The Dig

"A shovel is generally more effective!"
Verdict: 
6/10 - The Dig features strong performances from Carey Mulligan and Ralph Fiennes and stunning cinematography, but offers the audience very little to get excited about.
Release Date: 
Friday, January 29, 2021
Written by: 

Carey Mulligan hires Ralph Fiennes to excavate the mysterious mounds in her fields in this 1930s-set drama.

6

If you've binge-watched The Crown and Bridgerton and want your next period drama fix on Netflix, look no further than Carey Mulligan's latest movie, The Dig.

The Dig is based on John Preston’s novel of the same name, which reimagines the events surrounding the real-life excavation of Sutton Hoo burial site in Suffolk, England in 1939.

Mulligan stars as Edith Pretty, a widower who hires self-taught excavator Basil Brown (Ralph Fiennes) to dig up the mysterious mounds in her expanse of fields. Once they uncover an Anglo-Saxon ship, the discovery becomes big news and archaeologists descend upon the site, hoping to claim it for either The British Museum or the Ipswich Museum. These included married couple Stuart and Peggy Piggott (Ben Chaplin and Lily James), while Edith calls up her cousin Rory (Johnny Flynn) to help.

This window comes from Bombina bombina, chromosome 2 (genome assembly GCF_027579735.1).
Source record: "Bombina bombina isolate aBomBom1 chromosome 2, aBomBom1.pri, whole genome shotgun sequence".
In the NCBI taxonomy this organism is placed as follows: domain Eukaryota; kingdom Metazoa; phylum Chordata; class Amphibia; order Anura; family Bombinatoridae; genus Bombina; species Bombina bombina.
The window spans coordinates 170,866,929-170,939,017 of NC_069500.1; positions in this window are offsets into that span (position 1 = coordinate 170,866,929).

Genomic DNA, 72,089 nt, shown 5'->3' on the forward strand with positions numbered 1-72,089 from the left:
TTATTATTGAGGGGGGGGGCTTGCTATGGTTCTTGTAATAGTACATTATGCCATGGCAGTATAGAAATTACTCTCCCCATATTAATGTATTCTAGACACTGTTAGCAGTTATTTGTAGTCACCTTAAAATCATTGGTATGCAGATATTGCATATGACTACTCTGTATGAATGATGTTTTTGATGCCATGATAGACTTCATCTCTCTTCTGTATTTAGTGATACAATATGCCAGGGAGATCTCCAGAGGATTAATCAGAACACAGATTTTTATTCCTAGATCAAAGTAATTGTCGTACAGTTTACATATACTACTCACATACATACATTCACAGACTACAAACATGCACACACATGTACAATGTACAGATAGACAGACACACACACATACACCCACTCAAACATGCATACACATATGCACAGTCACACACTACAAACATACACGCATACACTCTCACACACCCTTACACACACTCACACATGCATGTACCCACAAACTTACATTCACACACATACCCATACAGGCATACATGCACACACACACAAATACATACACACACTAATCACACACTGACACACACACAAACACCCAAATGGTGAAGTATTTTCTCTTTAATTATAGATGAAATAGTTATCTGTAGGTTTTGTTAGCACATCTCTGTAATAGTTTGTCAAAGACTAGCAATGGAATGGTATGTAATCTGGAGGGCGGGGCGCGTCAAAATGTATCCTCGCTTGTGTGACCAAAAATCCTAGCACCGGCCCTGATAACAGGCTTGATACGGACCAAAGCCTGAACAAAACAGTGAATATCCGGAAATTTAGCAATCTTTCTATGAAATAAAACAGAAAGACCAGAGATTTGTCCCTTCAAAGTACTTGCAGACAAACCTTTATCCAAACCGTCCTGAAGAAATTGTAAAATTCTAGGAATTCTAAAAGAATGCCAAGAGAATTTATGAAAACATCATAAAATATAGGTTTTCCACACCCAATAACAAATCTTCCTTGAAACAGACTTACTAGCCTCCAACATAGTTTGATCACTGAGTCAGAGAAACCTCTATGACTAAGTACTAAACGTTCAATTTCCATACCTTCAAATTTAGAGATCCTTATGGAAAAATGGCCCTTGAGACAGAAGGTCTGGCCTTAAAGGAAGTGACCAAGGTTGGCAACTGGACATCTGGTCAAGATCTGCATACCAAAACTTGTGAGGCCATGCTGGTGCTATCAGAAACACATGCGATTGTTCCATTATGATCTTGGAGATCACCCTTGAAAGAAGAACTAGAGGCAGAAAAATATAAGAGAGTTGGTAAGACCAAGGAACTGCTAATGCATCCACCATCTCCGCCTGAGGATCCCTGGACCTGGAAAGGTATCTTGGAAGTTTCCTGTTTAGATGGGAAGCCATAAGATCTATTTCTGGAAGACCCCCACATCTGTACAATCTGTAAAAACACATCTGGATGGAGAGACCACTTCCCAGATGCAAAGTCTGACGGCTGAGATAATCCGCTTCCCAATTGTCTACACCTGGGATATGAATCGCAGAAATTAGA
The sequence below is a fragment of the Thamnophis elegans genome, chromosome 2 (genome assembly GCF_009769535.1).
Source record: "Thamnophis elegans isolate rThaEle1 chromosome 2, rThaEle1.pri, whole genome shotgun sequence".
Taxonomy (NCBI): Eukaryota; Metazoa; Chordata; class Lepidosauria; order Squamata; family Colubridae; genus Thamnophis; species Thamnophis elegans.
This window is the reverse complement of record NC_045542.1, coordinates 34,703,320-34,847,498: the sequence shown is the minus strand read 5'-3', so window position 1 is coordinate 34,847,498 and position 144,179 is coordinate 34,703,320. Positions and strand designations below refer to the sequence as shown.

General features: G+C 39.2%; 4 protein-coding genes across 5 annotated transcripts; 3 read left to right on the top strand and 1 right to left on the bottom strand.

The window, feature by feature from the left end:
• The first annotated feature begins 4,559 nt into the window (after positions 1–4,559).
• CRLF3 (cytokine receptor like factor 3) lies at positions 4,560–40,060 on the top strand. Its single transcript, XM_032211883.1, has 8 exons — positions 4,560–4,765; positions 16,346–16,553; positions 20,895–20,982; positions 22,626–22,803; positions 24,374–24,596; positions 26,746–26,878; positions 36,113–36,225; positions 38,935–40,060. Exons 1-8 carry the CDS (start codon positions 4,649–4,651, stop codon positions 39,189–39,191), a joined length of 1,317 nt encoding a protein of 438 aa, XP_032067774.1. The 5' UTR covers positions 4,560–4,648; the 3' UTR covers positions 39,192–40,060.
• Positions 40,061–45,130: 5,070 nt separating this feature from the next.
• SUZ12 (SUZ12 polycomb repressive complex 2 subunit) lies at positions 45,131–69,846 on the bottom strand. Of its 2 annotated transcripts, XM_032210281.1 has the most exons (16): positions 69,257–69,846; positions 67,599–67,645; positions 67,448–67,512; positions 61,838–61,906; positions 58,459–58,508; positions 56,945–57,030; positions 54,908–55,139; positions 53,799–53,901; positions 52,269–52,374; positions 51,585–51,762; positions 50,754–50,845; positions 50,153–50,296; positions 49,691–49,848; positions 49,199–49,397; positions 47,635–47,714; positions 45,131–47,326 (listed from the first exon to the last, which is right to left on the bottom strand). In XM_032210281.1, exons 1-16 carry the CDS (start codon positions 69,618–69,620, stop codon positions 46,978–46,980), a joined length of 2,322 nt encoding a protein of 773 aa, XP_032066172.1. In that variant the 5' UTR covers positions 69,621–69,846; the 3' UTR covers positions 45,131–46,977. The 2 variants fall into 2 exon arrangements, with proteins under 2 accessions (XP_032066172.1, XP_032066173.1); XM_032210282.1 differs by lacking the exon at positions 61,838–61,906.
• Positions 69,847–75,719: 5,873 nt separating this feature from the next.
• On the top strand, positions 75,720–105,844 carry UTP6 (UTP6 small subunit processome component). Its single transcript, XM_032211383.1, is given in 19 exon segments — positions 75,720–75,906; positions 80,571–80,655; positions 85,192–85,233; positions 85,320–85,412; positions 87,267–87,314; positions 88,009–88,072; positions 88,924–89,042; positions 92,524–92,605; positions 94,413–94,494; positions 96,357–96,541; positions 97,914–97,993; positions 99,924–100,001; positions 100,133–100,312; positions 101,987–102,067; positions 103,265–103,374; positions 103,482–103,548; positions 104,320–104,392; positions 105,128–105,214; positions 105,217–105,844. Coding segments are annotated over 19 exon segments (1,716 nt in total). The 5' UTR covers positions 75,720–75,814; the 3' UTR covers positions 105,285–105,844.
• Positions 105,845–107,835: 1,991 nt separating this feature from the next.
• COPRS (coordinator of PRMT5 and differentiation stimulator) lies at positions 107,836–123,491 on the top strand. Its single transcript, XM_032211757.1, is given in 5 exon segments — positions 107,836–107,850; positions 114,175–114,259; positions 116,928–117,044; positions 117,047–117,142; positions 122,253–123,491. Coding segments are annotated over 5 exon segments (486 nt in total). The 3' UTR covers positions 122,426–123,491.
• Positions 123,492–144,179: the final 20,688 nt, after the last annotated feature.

I doubt many people would want to sit through a movie solely about the dig as watching people shovel dirt and meticulously move soil around with a brush to find long-buried artefacts is painfully dull and slow. Thankfully, there's some added excitement with the characters, from Edith’s secret illness, Stuart and Peggy’s troubled marriage, and Basil’s fight to lead the dig when the academic archaeologists want to take over, not to mention the threat of World War II looming in the background.

Even with these elements, Simon Stone's movie is still just a simple, gentle and pleasant affair. It looks gorgeous, with some stunning cinematography depicting the English countryside and the dig site (which looks amazing once it's completed uncovered), but there’s not enough substance to grab onto and make viewers really care about the story. Not every film needs high-stakes drama to work, but this needed a little more oomph to liven things up.

Mulligan, who is no stranger to period dramas, is well cast as the refined Edith, who tries to keep up appearances despite her illness. Fiennes was an interesting choice for the unorthodox local man; while his Suffolk accent wasn't convincing the whole time, he gave a strong performance. Basil has the most interesting journey in the film as he begins as this grouchy gruff man and wins everyone over in the end.

The Dig is an easy, pleasant and harmless watch with a strong cast and stunning cinematography; but offers the audience very little to get excited about.

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